Allahpundit wrote about the big takeaway from this new report earlier. Simply put, NY intentionally undercounted deaths in nursing homes by about 50%. Just to put that in perspective:
Another way to put it:
Florida has about 8k nursing home deaths IN TOTO.
New York purposefully undercounted 4k.
— Pradheep J. Shanker (@Neoavatara) January 28, 2021
Instead of outrage, Cuomo continues to be greeted as a liberator by progressives in the media.
One of the central issues in this debate was the state guidance requiring nursing homes to accept patients who had been hospitalized with COVID. Criticism of that move was circulating last May and in July the state issued its own report which concluded that decision didn’t have any significant impact on the death toll. The Associated Press noted at the time that some observers saw the report as a political gambit.
For his part, Cuomo claimed criticism of the order amounted to a “political conspiracy” and claimed the report had proven he was not to blame. So with all that background, I was curious what the AG report had to say about the issue. There’s a long section devoted to it starting on page 36:
F. Government Issued Guidance May Have Led to an Increased Risk to Residents in Some Facilities and May Have Obscured the Data Available to Assess the Risk
While government-issued guidance from CDC and DOH based on updated information relating to COVID-19 helped protect many New York residents, nursing home implementation of some guidance may have led to an increase risk of fatalities in some facilities and may have obscured data reported by nursing homes.
Getting into the specifics, the report spells out the dates when the guidance was effective:
On March 25, DOH issued guidance providing that “[n]o resident shall be denied re-admission or admission to the nursing home solely based on a confirmed or suspected diagnosis of COVID-19. Nursing homes are prohibited from requiring a hospitalized resident who is determined medically stable to be tested for COVID-19 prior to admission or re-admission.”43 The guidance was rescinded on May 10 in Executive Order 202.30. From March 25 to May 8, 6,326 hospital patients were admitted to 310 nursing homes. The peak of these admissions was the week of April 14.44 The peak single day in reported resident COVID-19 deaths was April 8, with 4,000 reported deaths occurring after that date.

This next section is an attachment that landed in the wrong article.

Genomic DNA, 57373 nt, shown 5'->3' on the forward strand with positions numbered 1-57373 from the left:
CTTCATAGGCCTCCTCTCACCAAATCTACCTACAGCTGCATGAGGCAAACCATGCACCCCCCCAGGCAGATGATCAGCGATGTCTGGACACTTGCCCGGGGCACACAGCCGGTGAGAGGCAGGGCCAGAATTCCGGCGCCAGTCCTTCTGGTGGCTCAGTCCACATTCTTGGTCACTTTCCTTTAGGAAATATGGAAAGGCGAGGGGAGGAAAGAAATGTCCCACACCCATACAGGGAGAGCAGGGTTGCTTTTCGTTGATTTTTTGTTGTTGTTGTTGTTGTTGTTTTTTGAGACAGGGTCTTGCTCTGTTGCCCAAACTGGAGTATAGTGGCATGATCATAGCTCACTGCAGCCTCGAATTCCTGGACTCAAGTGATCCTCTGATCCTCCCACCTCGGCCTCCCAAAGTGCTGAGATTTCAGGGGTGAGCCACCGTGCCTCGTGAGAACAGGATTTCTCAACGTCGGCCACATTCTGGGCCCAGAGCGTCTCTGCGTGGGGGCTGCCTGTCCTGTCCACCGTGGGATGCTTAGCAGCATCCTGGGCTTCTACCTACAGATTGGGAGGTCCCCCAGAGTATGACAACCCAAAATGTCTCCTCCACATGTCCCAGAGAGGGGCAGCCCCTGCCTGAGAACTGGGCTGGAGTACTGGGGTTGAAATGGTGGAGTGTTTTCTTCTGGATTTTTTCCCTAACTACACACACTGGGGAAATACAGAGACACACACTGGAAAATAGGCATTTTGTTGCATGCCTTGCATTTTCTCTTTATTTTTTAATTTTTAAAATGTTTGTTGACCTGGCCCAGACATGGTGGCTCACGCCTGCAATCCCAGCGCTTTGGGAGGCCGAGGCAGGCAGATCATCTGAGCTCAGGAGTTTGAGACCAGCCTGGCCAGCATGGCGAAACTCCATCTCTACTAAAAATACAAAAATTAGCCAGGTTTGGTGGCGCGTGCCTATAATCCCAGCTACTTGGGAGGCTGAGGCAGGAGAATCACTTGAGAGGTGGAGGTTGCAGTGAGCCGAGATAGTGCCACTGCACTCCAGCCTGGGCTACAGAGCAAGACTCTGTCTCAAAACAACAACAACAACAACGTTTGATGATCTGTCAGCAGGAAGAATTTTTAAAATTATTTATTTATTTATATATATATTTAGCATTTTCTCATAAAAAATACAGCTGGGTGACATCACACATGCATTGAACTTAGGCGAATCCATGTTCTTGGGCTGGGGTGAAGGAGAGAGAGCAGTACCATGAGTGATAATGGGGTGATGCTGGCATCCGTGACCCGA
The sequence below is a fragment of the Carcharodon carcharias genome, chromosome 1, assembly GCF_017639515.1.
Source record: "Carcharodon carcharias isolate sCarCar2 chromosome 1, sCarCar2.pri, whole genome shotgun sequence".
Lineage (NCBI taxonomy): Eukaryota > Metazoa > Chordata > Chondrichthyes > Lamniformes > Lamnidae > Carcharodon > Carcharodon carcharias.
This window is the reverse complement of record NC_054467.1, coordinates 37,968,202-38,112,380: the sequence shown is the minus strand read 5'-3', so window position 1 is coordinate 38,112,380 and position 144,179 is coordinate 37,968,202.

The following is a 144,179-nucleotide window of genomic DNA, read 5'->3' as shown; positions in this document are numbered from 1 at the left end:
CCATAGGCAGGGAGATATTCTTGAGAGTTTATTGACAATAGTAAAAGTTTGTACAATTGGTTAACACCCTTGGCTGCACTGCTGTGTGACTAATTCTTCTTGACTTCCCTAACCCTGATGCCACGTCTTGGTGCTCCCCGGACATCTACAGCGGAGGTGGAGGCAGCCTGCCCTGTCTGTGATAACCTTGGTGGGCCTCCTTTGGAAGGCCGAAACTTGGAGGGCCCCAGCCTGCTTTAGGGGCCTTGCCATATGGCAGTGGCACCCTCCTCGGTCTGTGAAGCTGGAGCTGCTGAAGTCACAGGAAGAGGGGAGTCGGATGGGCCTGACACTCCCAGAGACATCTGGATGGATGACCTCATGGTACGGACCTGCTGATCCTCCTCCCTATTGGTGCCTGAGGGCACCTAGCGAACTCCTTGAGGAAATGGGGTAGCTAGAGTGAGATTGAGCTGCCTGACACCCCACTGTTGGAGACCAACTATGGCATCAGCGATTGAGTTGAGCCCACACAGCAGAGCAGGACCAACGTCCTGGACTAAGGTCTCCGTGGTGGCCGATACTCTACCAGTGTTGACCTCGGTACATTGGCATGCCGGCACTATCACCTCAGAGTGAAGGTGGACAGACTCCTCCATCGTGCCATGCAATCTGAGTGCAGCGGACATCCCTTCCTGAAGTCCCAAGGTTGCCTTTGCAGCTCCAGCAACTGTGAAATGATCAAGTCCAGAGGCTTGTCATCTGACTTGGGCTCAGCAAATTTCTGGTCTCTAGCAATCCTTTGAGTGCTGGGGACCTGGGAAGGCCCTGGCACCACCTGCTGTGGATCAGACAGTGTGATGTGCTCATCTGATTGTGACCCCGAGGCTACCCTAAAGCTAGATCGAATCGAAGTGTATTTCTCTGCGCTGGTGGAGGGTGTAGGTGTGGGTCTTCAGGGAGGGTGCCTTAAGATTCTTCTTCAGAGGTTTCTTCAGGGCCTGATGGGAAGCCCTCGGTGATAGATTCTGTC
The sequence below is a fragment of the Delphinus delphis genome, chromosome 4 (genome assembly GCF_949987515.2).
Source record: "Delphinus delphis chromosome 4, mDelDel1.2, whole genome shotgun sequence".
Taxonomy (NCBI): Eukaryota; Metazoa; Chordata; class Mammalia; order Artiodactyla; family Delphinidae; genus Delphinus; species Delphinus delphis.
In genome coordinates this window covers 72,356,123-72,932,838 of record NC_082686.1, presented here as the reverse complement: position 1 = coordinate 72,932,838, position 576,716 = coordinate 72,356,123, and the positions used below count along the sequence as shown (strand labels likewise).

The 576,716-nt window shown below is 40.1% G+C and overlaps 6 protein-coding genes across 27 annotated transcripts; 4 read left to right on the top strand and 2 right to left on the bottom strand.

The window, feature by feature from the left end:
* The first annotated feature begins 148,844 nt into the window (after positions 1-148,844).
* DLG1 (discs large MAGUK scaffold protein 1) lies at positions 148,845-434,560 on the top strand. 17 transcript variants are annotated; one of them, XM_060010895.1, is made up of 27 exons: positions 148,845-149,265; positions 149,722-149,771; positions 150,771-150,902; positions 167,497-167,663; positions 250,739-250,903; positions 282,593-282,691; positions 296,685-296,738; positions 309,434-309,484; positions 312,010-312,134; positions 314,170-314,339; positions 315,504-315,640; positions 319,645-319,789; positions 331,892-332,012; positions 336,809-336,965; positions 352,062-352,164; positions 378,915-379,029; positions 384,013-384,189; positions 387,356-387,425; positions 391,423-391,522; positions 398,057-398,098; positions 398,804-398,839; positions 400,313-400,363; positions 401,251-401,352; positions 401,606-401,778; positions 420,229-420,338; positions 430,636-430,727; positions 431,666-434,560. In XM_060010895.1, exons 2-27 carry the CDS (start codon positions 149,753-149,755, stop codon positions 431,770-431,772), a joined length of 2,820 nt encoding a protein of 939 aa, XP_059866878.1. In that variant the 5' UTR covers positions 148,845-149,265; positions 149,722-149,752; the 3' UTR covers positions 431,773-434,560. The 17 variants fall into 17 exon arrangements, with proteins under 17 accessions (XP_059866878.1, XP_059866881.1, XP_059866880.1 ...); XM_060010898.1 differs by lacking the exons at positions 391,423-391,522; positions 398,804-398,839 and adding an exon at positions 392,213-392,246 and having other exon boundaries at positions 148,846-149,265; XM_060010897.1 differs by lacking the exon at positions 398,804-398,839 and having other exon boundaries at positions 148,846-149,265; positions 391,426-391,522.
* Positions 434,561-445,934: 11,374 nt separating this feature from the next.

A few paragraphs later it mentions the ongoing debate over whether or not this guidance led to additional deaths at state nursing homes:
DOH has said that nothing in the guidance stated that a facility should accept patients who could not be safely cared for. As to whether the March 25 guidance affected risks to residents, DOH presented data reflecting the spike in health care worker infection and the later spike in deaths as circumstantial support for the position that the guidance did not contribute much to resident risks or deaths. Criticism since then notes that there has been no presentation of additional evidence as to whether the admission of patients from hospitals to nursing homes may have contributed to COVID-19 transmission or COVID-19 related deaths of nursing home residents. DOH states CDC says COVID-19 positive patients cannot likely transmit the virus after nine days of infection, and that patients are most infectious within two days after symptoms appear. CDC guidance also says there is uncertainty on this. DOH says the median hospital stay was nine days.
And here’s the AG’s conclusion [emphasis added]:
Data linking the number of nursing home deaths to the admissions policy contained in the March 25 guidance is obscured by that same guidance, which also prohibited nursing homes from requiring COVID-19 testing as a criterion for admission. This phenomenon was compounded by both the March 21 directive that largely paused the testing of downstate residents, and the under-reporting of nursing home deaths generally (as previously discussed). OAG’s investigation to date has not revealed an admission from any nursing home operator that they could not care for referred residents. However, using the DOH publicized data, 4,000 nursing home deaths occurred after the issuance of the March 25 guidance, including some in 323 facilities that apparently had no reported COVID-19 infections before receiving admissions or re-admissions of hospital residents who had been diagnosed with COVID-19. While additional data and analysis would be required to ascertain the effect of such admissions in individual facilities, these admissions may have contributed to increased risk of nursing home resident infection, and subsequent fatalities (whether due to actual transmission of infection from new residents to incumbent residents, or due to the facilities’ poor self-assessment during the admission process that was followed by failure to provide appropriate care to that patient or other residents.)
The AG can’t prove this happened because the data was obscured by a lack of testing, but it seems likely this contributed to at least some nursing home infections and some deaths. The report points out that this obscurity wasn’t accidental. It was partly the result of state guidance issued on March 21:
OAG preliminary investigations reflected that in the nine downstate counties that experienced higher community-based transmission of COVID-19, some facilities stopped testing residents for COVID-19 after the March 21 guidance was issued. For example, the administrator of a for-profit facility in New York City with CMS 1-Star Staffing and 1-Star Overall ratings alleged in April that the facility was not currently testing residents for COVID-19. He alleged that DOH told the facility to stop testing at some point in March.
In effect, the state issued guidance that got facilities to stop testing incoming patients for COVID and then ordered them to accept patients coming in from hospitals. It would be a miracle if no one caught the virus under these circumstances.